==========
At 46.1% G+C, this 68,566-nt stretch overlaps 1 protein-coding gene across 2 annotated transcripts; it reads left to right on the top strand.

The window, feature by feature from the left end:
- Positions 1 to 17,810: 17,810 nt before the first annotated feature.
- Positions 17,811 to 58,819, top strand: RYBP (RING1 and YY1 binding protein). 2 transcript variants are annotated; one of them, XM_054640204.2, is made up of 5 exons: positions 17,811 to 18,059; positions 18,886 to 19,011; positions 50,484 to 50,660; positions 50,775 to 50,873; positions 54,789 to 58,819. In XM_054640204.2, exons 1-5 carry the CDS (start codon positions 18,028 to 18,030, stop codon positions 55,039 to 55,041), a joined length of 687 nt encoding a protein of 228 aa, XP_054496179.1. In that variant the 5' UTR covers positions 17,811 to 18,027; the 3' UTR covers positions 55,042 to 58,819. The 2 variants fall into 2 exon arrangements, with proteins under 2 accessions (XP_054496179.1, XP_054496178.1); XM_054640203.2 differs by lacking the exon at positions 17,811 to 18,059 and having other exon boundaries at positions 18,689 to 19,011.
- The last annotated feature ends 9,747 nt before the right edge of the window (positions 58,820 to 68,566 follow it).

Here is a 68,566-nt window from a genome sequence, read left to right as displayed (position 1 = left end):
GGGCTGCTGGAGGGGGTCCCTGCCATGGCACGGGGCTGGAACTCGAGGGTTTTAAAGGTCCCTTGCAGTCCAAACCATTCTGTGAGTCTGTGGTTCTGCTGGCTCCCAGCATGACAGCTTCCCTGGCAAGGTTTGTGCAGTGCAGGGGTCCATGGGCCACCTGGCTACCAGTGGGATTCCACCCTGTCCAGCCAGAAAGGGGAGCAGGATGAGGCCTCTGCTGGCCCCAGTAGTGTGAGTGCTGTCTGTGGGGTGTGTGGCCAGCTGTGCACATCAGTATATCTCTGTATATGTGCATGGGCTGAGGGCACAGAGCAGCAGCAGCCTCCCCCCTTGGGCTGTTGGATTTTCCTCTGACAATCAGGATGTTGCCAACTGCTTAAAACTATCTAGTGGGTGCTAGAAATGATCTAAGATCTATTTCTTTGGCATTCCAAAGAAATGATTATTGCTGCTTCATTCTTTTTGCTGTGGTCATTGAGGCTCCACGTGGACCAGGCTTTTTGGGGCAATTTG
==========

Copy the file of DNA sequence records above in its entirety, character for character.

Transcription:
At 46.1% G+C, this 68,566-nt stretch overlaps 1 protein-coding gene across 2 annotated transcripts; it reads left to right on the top strand.

The window, feature by feature from the left end:
- Positions 1 to 17,810: 17,810 nt before the first annotated feature.
- Positions 17,811 to 58,819, top strand: RYBP (RING1 and YY1 binding protein). 2 transcript variants are annotated; one of them, XM_054640204.2, is made up of 5 exons: positions 17,811 to 18,059; positions 18,886 to 19,011; positions 50,484 to 50,660; positions 50,775 to 50,873; positions 54,789 to 58,819. In XM_054640204.2, exons 1-5 carry the CDS (start codon positions 18,028 to 18,030, stop codon positions 55,039 to 55,041), a joined length of 687 nt encoding a protein of 228 aa, XP_054496179.1. In that variant the 5' UTR covers positions 17,811 to 18,027; the 3' UTR covers positions 55,042 to 58,819. The 2 variants fall into 2 exon arrangements, with proteins under 2 accessions (XP_054496179.1, XP_054496178.1); XM_054640203.2 differs by lacking the exon at positions 17,811 to 18,059 and having other exon boundaries at positions 18,689 to 19,011.
- The last annotated feature ends 9,747 nt before the right edge of the window (positions 58,820 to 68,566 follow it).

Here is a 68,566-nt window from a genome sequence, read left to right as displayed (position 1 = left end):
GGGCTGCTGGAGGGGGTCCCTGCCATGGCACGGGGCTGGAACTCGAGGGTTTTAAAGGTCCCTTGCAGTCCAAACCATTCTGTGAGTCTGTGGTTCTGCTGGCTCCCAGCATGACAGCTTCCCTGGCAAGGTTTGTGCAGTGCAGGGGTCCATGGGCCACCTGGCTACCAGTGGGATTCCACCCTGTCCAGCCAGAAAGGGGAGCAGGATGAGGCCTCTGCTGGCCCCAGTAGTGTGAGTGCTGTCTGTGGGGTGTGTGGCCAGCTGTGCACATCAGTATATCTCTGTATATGTGCATGGGCTGAGGGCACAGAGCAGCAGCAGCCTCCCCCCTTGGGCTGTTGGATTTTCCTCTGACAATCAGGATGTTGCCAACTGCTTAAAACTATCTAGTGGGTGCTAGAAATGATCTAAGATCTATTTCTTTGGCATTCCAAAGAAATGATTATTGCTGCTTCATTCTTTTTGCTGTGGTCATTGAGGCTCCACGTGGACCAGGCTTTTTGGGGCAATTTG